How to Teach your Kids to Solve Word Problems in Math
Children begin to practice and solve mathematical word problems in elementary school. Learning how to do word problems teaches your child to apply math to solve problems in everyday life. But many students, even at college level, are intimidated by simple word problems. The trick is to pull the right numbers out of the problem and use the written clues to set up a mathematical equation.
Things You'll Need
 Patience and a commitment to help your child succeed in math
Instructions

Teach your child to interpret the word problem. For example, consider the problem, "Joe has two apples. Bob has three. Together, how many apples do they have?" The word "together" suggests you're combining objects, so the operation is addition. Because most people are visual learners, you can also use props to illustrate the problem. Use stones, beans, coins or real apples to demonstrate quantities to your child.

Get the child to memorize math definitions. Math has a vocabulary of its own. When your child encounters terms such as "sum," "difference" and "quotient," ask him to circle those terms and make sure he knows which functions are required to solve the problem. Also, teach him common synonyms for math terms. For example, if you see the word "yield" in a word problem, that translates into an equal sign. And "total of" or "increased by" suggests addition.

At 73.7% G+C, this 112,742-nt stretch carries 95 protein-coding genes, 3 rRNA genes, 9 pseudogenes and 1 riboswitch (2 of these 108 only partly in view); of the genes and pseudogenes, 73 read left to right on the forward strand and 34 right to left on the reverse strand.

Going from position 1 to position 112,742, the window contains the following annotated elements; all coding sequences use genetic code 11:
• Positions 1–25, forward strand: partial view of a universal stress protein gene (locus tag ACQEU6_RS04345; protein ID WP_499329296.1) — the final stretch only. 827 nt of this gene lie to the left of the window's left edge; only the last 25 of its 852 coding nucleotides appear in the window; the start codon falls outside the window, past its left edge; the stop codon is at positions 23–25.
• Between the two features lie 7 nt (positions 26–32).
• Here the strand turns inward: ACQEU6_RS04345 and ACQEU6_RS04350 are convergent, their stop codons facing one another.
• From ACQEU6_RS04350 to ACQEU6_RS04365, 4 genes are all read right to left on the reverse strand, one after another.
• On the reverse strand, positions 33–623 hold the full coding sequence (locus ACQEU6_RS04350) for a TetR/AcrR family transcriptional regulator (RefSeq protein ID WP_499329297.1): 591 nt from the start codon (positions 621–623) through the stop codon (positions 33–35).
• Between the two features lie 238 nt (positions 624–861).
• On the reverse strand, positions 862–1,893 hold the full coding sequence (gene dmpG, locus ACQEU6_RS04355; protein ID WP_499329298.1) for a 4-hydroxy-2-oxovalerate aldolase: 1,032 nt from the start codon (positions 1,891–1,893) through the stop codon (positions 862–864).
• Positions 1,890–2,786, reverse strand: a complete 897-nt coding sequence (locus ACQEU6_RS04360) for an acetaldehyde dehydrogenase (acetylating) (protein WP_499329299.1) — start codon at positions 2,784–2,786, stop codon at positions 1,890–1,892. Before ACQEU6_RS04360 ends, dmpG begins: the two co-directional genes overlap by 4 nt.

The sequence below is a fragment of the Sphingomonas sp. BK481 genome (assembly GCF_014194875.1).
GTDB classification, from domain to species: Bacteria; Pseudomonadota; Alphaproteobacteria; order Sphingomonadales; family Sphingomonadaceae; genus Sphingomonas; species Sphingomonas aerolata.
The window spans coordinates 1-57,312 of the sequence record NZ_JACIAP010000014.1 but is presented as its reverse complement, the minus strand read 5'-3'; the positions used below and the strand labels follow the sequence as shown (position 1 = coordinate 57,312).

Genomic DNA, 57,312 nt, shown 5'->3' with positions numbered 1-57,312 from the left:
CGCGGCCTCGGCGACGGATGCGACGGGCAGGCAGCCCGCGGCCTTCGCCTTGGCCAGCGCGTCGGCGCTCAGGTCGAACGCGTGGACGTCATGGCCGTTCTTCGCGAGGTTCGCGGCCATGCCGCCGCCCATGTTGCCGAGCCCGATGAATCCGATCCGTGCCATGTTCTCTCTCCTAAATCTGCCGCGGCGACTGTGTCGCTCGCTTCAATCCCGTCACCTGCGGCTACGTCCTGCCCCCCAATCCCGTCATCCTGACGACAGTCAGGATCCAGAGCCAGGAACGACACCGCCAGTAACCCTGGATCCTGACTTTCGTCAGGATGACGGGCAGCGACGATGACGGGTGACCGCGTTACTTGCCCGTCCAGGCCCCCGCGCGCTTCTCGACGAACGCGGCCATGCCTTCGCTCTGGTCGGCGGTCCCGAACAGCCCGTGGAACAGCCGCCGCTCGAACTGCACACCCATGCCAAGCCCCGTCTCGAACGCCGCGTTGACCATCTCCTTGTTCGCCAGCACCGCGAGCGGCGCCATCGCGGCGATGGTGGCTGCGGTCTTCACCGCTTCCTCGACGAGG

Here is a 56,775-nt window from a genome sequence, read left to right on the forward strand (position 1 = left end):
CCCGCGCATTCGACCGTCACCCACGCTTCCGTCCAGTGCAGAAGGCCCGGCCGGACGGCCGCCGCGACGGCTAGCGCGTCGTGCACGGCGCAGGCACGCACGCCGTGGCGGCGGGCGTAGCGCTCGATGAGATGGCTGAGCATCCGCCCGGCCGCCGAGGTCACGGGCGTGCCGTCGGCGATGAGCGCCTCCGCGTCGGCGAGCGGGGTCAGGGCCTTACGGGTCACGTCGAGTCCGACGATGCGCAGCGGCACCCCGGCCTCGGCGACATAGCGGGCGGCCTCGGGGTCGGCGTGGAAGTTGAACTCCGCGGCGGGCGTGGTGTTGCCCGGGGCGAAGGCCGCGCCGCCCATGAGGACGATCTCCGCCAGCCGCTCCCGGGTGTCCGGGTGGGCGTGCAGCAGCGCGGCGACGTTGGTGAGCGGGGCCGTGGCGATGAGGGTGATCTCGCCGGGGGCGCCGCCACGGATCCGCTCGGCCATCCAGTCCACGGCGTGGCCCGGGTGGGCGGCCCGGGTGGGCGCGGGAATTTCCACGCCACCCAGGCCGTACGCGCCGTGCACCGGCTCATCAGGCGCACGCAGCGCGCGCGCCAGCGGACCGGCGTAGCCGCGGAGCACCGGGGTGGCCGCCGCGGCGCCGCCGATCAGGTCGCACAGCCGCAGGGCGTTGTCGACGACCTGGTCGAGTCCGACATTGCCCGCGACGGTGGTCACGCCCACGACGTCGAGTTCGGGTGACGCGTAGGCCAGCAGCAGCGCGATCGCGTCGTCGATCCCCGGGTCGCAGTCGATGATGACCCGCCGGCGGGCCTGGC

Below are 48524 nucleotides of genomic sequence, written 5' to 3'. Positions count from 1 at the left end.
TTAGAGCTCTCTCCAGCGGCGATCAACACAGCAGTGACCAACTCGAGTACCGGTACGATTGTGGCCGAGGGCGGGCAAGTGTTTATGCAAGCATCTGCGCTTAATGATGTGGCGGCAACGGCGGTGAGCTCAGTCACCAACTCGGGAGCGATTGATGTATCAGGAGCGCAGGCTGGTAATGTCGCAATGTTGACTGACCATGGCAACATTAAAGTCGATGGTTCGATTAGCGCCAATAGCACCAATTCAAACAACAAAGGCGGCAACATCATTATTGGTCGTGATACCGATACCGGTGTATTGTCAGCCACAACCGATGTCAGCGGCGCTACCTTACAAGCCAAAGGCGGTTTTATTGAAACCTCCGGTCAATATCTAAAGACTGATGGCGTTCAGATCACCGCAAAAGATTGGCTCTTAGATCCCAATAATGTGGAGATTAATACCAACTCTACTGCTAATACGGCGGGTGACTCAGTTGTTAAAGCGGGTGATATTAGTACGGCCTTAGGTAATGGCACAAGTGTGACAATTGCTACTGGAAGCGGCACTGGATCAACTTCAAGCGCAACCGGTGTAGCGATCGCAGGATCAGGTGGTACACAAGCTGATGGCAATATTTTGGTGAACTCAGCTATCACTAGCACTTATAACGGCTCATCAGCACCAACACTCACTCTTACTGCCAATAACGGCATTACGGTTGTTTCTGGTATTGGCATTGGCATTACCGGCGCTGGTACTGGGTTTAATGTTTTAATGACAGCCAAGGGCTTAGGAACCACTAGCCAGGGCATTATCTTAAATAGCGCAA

Ask the child questions to get him to understand what the problem is asking for. Restate the problem in different ways, as many times as needed, until your child understands what the problem is asking. Ask your child to underline the portion of the word problem that asks a question and, if necessary, have her rewrite the question in her own words.

Teach your child to differentiate between critical and superfluous information. For example, consider this problem: "Jim is 7 years old. Robin is 2 years older than Jim. Sam is 2 years younger than Jim. How old is Robin?" There are three numbers in this problem, one of which is not needed. Ask your child to cross out information that is not necessary to solve the problem. This will help to minimize confusion. In the example, the question is about Robin's age, so the information about Sam is superfluous.

Determine which arithmetic function is needed to solve the problem. In the previous problem, if Jim is 7 years old and Robin is 2 years older, you would be adding 2 years to 7 years. The word "older" suggests a greater number, so the operation is addition. You would write, "2 + 7 = 9."
References
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